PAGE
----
Laygate Community School

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About Laygate Community School

Name Laygate Community School
Ofsted Inspections
Headteacher Miss Michelle Lauder
Address Laygate Lane, South Shields, NE33 4JJ
Phone Number 01914562470
Phase Primary
Type Community school
Age Range 3-11
Religious Character Does not apply
Gender Mixed
Number of Pupils 250
Local Authority South Tyneside
Highlights from Latest Inspection


Laygate Community School continues to be a good school.

What is it like to attend this school?

Leaders at Laygate emphasise that this is a community school where all families are welcome.

Pupils of many different nationalities support one another in their learning. During this inspection, one pupil commented, 'Whenever there is a new person, it is like they have always been here, as we all make friends really quickly.' Many other pupils shared similar views.

Leaders are passionate that all pupils have the best possible start to their education. Staff know pupils well, including those with special educational needs and/or disabilities (SEND). They adapt their teaching to pupils' individual needs.

The school is a calm place where pupils are well behaved. Pupils follow the clear behaviour routines and live up to the high expectations set by their teachers. Pupils report that bullying rarely happens and if it did, adults would deal with it.

In early years, the high level of interaction between staff and children encourages their confidence. Children eagerly take part in forest school sessions. These activities help them to develop social skills while they are exploring nature.

Pupils are proud of the responsibilities they have and that they make a difference for the benefit of others. For example, the school council members were involved in creating new play areas, which all now enjoy.

What does the school do well and what does it need to do better?

A significant number of pupils attending Laygate have moved to the school part-way through their education.

Many are learning English for the first time. An increasing number of pupils have complex SEND. Staff are highly skilled in crafting relationships with new pupils.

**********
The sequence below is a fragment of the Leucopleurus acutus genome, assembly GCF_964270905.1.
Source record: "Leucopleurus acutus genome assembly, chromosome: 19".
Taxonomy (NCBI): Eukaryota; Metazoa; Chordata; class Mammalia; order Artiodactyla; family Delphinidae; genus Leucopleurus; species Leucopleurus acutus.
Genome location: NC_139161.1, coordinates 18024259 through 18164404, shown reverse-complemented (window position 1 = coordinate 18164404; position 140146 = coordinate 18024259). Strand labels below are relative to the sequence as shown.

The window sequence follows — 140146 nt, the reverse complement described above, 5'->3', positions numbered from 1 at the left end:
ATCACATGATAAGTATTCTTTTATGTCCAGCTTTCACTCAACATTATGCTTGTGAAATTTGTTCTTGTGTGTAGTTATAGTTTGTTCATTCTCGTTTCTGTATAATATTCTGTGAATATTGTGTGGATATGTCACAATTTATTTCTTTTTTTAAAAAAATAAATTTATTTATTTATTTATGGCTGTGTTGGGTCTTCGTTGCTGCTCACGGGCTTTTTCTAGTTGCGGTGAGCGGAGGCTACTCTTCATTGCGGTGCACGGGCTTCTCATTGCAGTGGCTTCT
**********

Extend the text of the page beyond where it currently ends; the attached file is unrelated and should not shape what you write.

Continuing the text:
Bilingual staff help new pupils and families by giving them the information that they need. Teachers check what pupils know and tailor lessons to support them.Pupils with SEND are well supported.

Teachers adapt learning activities by using visual prompts and breaking up lessons into small, manageable steps.

Leaders have planned an ambitious curriculum. The curriculum design includes repetition of specific content across the year.

In mathematics, for example, pupils add to their knowledge of fractions on a termly basis. Leaders draw on the opportunities available locally. Staff use the nearby Metro railway to take pupils to museums and places of interest.

This broadens pupils' experience and helps makes their learning more memorable. As a result, pupils can recall their learning well. Leaders are still developing some subjects, such as art and design.

In these subjects, the delivery of the curriculum is less consistent. As a result, some pupils do not have the chance to learn and think more deeply about art.

Leaders ensure that staff members are well trained in the highly structured phonics programme.

Staff are adept at checking pupils' learning and identifying their next steps. Some pupils have extra phonics sessions to boost their confidence. Throughout school, teachers encourage pupils to a read a wide variety of texts.

Pupils enjoy listening to stories and choosing books.

In early years, there is a particular focus on developing language and communication skills. Staff model the rich language they expect pupils to know.